Cited PatentFiling datePublication dateApplicantTitle
US3582733 *May 20, 1968Jun 1, 1971Tappan Co TheUltrasonic dishwasher
US3638666 *Oct 24, 1965Feb 1, 1972Sherman S FishmanApparatus for ultrasonic pipet washing
Referenced by
Citing PatentFiling datePublication dateApplicantTitle
US4107790 *Sep 30, 1977Aug 15, 1978Mccord James WUltrasonic cleaning apparatus
US4171852 *Jun 27, 1977Oct 23, 1979Haentjens Walter DPropulsion of slurry along a pipeline by ultrasonic sound waves
US4194922 *Apr 17, 1978Mar 25, 1980Rederiaktiebolaget NordstjernanMethod and apparatus for ultrasonic cleaning of component parts
US5037208 *Dec 10, 1990Aug 6, 1991Branson Ultrasonics CorporationImmersible transducer assembly
US5337446 *Oct 27, 1992Aug 16, 1994Autoclave Engineers, Inc.Apparatus for applying ultrasonic energy in precision cleaning
US5697230 *Jan 12, 1995Dec 16, 1997Wash-Ball AgDevice for cleaning dirty objects, for example dirty textiles or dishes, charging device herefor, and combination of these
US5758823 *Jun 12, 1995Jun 2, 1998Georgia Tech Research CorporationSynthetic jet actuator and applications thereof
US5823016 *Jan 13, 1995Oct 20, 1998Api SarlWashing and cleaning device
US5830127 *Aug 5, 1996Nov 3, 1998Cybersonics, Inc.Method and apparatus for cleaning endoscopes and the like
US5894990 *Oct 9, 1997Apr 20, 1999Georgia Tech Research CorporationSynthetic jet actuator and applications thereof
US5957413 *Jun 5, 1997Sep 28, 1999Georgia Tech Research CorporationModifications of fluid flow about bodies and surfaces with synthetic jet actuators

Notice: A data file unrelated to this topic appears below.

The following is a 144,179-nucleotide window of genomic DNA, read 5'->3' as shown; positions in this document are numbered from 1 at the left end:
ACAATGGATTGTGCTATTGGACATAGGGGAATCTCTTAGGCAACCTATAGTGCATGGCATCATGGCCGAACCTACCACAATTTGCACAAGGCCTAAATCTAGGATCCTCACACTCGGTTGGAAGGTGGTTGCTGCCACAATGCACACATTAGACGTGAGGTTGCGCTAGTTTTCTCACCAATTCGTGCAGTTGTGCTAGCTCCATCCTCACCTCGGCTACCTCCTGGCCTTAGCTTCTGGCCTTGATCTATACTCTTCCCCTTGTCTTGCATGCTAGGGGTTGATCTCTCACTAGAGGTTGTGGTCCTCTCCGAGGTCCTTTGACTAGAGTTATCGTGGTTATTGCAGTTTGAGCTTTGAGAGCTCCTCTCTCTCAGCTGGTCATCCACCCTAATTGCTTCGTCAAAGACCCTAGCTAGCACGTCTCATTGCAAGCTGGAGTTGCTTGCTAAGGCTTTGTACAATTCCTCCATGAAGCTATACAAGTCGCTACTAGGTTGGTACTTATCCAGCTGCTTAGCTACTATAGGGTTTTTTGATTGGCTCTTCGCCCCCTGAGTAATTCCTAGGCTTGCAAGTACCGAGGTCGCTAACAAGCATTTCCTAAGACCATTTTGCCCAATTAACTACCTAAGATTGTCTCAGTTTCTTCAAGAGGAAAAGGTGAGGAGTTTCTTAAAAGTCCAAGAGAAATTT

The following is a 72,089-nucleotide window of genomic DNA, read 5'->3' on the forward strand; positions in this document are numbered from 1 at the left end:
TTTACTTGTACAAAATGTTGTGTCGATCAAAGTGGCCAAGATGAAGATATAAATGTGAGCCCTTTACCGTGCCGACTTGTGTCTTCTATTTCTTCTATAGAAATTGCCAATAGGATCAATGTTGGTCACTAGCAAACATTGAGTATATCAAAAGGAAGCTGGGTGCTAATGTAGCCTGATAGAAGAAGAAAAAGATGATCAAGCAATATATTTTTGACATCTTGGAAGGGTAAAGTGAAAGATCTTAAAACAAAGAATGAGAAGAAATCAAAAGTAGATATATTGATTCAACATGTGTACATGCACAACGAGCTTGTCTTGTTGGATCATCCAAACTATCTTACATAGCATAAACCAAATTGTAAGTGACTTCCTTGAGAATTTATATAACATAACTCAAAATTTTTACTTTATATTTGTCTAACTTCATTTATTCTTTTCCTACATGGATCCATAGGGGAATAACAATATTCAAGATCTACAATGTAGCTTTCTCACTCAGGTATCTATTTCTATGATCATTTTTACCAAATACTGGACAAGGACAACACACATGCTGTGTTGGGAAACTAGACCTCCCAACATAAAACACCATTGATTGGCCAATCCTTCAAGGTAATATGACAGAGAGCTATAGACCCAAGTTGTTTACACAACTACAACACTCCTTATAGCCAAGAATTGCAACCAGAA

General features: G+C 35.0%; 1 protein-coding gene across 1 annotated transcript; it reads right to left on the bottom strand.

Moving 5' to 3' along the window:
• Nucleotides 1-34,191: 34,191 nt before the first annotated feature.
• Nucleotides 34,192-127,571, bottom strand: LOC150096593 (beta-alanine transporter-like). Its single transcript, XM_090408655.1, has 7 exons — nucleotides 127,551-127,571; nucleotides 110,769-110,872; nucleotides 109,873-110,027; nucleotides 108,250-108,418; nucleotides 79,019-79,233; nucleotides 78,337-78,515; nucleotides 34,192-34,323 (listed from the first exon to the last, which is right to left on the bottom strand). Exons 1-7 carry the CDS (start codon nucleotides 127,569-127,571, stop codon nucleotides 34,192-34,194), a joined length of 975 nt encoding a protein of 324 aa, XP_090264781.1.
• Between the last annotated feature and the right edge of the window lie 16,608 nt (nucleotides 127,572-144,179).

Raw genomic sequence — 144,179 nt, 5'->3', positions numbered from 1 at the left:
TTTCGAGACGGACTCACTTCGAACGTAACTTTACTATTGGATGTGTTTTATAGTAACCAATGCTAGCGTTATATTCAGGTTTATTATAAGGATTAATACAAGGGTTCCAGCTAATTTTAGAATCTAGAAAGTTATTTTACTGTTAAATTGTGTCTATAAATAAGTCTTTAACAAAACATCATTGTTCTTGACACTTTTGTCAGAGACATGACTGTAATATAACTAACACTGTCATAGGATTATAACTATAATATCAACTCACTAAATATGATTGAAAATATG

US6056204 *Jun 5, 1997May 2, 2000Georgia Tech Research CorporationSynthetic jet actuators for mixing applications
US6102056 *Feb 4, 1999Aug 15, 2000Kotsopey; OmelanCleaning apparatus
US6123145 *Nov 14, 1997Sep 26, 2000Georgia Tech Research CorporationSynthetic jet actuators for cooling heated bodies and environments
US6457654Nov 13, 1997Oct 1, 2002Georgia Tech Research CorporationMicromachined synthetic jet actuators and applications thereof
US6554607Sep 1, 2000Apr 29, 2003Georgia Tech Research CorporationCombustion-driven jet actuator
US6617760Mar 3, 2000Sep 9, 2003Cybersonics, Inc.Ultrasonic resonator
US6644598Mar 8, 2002Nov 11, 2003Georgia Tech Research CorporationModification of fluid flow about bodies and surfaces through virtual aero-shaping of airfoils with synthetic jet actuators
US6736535 *Jun 3, 2002May 18, 2004Richard W. HalsallMethod for continuous internal agitation of fluid within hot water heaters or other fluid containing vessels
EP0887041A2 *Jun 19, 1998Dec 30, 1998EVANS, David H.Ultrasonic cleaning system
WO2003101598A1 *Jun 2, 2003Dec 11, 2003Halsall Richard WMethod for continuous internal agitation of fluid within hot water heaters or other fluid containing vessels
Classifications
U.S. Classification366/127
International ClassificationB08B11/00, B08B3/12
Cooperative ClassificationB08B3/123
European ClassificationB08B3/12B
Legal Events
DateCodeEventDescription
Dec 30, 1985ASAssignment
Owner name: DOVER TECHNOLOGY INTERNATIONAL, INC., BINGHAMTON,
Free format text: ASSIGNMENT OF ASSIGNORS INTEREST.;ASSIGNOR:MCCORD, JAMES W.;REEL/FRAME:004498/0644
Effective date: 19851221